ERIC Number: ED415497
Record Type: Non-Journal
Publication Date: 1995
Schemata as a Reading Strategy.
Reading is a multileveled, interactive, and hypothesis-generating process in which readers construct a meaningful representation of text by using their knowledge of the world and of language. If reading involves grasping the significance of an input depending on the reader's mental cognitive-perceptual situation, then there is a form of background knowledge which is excited every time reading takes place. The most common form of comprehension experiments that allude to the presence of a background knowledge are those which touch upon the notion of "top-down" processing or"conceptually-driven" processing. Other studies on early language acquisition indicate that young children acquire language through "scripts"--a form of general event representation derived from and applied to social contexts. A schema: (1) provides ideational scaffolding for the assimilation of text; (2) provides selective allocation of attention; (3) allows inferential elaboration; (4) allows orderly searches of memory; (5) enables readers to provide summaries; and (6) permits inferential reconstruction. For some English-as-a-second-language (ESL) readers, the lower-level structural aspects of the text occupies their attention as they struggle with the language. Therefore, ESL reading teachers need to facilitate students' acquisition of all the language clues related to reading in a second language. As knowledge of what to teach is important to the ESL teacher, so is the knowledge of schema theory necessary to ensure better interfacing of what is in students' minds with what is on the printed page. (Contains 76 references and three figures; an appendix contains two illustrations and a text passage.) (RS)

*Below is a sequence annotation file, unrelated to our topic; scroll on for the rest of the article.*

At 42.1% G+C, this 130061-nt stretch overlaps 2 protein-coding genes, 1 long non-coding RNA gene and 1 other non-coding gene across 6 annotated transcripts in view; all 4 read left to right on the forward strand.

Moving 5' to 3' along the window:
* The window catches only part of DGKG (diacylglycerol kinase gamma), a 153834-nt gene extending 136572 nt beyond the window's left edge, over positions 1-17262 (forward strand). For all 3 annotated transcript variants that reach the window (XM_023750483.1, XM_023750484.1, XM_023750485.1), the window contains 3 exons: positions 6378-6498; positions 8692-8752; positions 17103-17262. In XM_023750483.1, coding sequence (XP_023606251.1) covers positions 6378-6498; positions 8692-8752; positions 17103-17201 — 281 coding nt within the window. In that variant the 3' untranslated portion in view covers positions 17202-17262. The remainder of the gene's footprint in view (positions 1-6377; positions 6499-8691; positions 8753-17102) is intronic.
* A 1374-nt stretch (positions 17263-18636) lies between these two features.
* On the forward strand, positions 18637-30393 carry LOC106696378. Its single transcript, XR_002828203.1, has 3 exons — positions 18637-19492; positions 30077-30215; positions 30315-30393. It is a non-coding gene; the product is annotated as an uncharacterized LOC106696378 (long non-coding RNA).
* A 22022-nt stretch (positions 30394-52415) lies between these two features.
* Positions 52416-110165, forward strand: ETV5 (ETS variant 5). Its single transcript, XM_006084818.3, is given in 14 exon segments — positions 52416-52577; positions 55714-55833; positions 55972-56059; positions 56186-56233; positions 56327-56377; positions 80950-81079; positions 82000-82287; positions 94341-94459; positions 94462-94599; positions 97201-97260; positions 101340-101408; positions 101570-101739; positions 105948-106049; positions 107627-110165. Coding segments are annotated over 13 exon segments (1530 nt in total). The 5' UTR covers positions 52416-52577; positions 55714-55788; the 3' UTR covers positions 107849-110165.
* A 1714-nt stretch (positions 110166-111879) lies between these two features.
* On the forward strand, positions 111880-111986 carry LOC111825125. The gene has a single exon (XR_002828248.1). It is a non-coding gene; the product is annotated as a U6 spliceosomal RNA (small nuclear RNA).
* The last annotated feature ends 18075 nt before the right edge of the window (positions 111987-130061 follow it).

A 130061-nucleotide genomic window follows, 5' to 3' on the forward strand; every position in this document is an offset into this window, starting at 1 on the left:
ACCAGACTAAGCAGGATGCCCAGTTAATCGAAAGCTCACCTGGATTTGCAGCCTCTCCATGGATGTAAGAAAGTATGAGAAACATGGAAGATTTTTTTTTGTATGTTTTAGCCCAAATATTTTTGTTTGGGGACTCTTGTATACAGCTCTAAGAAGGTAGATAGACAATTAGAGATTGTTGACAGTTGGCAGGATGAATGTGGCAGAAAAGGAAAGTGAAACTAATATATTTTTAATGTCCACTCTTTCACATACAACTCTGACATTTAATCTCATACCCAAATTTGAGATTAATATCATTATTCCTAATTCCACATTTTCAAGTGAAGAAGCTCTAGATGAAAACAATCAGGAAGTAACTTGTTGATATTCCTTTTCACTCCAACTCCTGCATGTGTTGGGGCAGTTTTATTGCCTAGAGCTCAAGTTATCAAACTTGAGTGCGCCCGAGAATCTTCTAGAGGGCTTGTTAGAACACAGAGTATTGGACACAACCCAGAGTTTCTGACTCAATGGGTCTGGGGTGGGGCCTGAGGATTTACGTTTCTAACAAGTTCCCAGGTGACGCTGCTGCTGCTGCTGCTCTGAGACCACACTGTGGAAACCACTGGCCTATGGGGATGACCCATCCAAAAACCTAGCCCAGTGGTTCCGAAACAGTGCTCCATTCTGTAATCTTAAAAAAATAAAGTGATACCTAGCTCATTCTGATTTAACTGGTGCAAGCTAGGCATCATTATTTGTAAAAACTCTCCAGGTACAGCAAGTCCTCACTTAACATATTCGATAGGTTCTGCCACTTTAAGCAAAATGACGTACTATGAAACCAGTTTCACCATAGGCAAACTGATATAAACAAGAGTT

Publication Type: Information Analyses; Opinion Papers
Education Level: N/A
Authoring Institution: N/A